(Institut für Ur- und Frühgeschichte Christian-Albrechts-Universität zu Kiel, Germany)
With roughly two decades of theoretical and practical work behind it, predictive modelling of archaeological sites (APM) has grown out of its infancy to provide a — sometimes the only — way of estimating a landscape’s hidden archaeological potential.
Criticism towards APM has traditionally been brought forward in one of two forms:
- philosophical (deterministic modelling does not reflect human nature of the subject under study)
- methodological (suitability of variables and techniques used; data quality; ignorance of uncertainty factors, etc.)
Aspects of methodology have been taken very seriously and resulted in at least two heavy-weight European projects during the last five years:
- In Germany, heritage management in the federal state of Brandenburg has conducted research into APM over a period of almost four years for an area encompassing ca. 30.000 sqkm and several thousand known archaeological sites.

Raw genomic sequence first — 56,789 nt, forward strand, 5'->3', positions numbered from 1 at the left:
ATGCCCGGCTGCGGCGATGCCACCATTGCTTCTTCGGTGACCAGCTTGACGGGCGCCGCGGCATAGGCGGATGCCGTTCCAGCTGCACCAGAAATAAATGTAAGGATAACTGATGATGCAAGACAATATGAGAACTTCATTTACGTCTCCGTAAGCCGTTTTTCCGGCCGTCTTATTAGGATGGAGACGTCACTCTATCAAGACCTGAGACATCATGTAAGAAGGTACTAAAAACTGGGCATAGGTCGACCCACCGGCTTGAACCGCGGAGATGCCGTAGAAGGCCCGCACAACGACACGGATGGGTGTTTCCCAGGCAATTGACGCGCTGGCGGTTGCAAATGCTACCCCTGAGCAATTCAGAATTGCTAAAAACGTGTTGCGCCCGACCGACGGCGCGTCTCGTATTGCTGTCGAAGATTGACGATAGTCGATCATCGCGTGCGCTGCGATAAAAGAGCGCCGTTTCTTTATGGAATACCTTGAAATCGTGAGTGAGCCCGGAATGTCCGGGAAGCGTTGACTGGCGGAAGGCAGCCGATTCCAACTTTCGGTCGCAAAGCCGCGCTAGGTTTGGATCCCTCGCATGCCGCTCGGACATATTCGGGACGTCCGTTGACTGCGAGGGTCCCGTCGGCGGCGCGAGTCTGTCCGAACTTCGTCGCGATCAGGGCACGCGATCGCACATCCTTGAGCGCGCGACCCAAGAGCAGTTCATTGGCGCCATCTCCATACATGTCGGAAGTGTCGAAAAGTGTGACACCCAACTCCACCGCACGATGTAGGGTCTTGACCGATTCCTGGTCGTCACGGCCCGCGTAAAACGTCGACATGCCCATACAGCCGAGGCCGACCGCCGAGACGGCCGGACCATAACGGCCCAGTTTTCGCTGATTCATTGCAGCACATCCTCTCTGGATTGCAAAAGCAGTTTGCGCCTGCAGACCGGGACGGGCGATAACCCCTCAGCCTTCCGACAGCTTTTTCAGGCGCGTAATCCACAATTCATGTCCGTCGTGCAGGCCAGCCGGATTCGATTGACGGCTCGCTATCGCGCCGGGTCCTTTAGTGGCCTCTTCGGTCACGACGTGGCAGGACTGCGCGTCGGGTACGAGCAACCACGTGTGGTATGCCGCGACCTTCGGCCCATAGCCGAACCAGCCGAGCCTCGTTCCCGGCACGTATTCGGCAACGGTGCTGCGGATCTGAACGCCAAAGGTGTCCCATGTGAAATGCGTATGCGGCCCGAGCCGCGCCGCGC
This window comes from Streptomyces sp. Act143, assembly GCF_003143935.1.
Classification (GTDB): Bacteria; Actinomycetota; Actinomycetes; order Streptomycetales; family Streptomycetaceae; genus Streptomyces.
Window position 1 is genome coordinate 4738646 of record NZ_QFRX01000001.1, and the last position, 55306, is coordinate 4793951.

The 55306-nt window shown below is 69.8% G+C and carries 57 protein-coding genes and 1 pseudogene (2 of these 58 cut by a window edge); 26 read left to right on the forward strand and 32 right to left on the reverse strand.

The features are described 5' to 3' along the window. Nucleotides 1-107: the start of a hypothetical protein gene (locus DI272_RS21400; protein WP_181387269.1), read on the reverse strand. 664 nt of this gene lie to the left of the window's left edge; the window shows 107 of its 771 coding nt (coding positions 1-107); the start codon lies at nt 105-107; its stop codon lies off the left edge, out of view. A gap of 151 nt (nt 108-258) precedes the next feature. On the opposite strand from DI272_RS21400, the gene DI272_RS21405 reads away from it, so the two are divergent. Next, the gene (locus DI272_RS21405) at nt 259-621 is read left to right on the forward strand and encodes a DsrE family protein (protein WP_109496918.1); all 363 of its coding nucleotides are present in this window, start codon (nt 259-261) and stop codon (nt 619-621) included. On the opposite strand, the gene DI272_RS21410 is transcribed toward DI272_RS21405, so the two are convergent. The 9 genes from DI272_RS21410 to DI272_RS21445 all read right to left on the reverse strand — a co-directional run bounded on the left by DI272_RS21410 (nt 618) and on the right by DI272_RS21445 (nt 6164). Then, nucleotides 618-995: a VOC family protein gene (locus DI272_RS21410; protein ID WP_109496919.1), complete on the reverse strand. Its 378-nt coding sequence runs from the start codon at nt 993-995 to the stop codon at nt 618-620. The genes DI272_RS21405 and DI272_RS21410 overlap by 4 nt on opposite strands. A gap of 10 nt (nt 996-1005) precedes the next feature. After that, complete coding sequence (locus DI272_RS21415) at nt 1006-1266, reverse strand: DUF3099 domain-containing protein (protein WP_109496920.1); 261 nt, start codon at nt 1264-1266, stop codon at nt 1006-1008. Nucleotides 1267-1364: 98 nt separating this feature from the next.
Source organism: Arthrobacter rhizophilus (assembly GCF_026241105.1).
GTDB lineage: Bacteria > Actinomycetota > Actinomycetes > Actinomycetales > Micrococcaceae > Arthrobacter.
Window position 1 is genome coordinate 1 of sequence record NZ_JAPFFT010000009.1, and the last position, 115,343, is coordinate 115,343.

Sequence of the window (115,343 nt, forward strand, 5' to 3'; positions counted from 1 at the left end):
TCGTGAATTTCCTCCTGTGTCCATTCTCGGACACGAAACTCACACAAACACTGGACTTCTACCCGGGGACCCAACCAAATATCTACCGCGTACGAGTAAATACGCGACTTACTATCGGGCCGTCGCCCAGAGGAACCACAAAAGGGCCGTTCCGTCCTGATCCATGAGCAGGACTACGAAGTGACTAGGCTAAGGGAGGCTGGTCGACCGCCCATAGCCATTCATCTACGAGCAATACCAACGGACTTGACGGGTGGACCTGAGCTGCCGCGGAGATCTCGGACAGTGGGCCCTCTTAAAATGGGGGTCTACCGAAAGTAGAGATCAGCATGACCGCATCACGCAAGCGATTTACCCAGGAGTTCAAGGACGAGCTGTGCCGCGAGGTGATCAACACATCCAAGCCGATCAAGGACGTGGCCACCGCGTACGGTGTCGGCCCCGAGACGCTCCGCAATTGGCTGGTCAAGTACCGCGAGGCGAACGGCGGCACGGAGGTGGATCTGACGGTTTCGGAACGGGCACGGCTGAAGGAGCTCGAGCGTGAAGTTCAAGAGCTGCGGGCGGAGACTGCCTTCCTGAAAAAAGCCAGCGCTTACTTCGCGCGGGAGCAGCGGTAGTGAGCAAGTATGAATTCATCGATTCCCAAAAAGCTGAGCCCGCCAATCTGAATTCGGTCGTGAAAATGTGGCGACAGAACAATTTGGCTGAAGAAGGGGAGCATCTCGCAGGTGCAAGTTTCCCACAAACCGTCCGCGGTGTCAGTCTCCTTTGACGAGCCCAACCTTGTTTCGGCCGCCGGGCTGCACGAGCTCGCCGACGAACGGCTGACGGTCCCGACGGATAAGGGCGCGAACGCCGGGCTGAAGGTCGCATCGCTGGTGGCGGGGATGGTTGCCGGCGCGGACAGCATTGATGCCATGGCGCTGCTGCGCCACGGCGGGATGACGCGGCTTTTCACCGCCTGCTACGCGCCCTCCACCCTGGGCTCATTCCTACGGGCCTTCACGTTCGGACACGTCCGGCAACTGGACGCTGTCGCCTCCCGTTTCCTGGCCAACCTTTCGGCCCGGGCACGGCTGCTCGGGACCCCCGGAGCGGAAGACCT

- In the Netherlands, another three-year’s effort has been made to evaluate the Dutch APM expertise and practical experiences. It is hoped that this process will eventually produce methods and guidelines for predictive modelling to be used uniformly in the country’s heritage management.
This recent work has shed some light on several of the core concerns affecting APM:
- Handling uncertainties and biases in site and survey data
- Issues of scale and precision
- Inclusion of a priori expert knowledge in APM
- Predictive power of available landscape variables
- Reliability, ease-of-use and flexibility of different statistical and mathematical techniques
- Integration of predictive models into the decision schemes of heritage management
Using the open source Geographic Resources Analysis Support System (GRASS) GIS, a comprehensive predictive modelling environment has been developed that addresses most of these issues. The software is available completely under an open source license.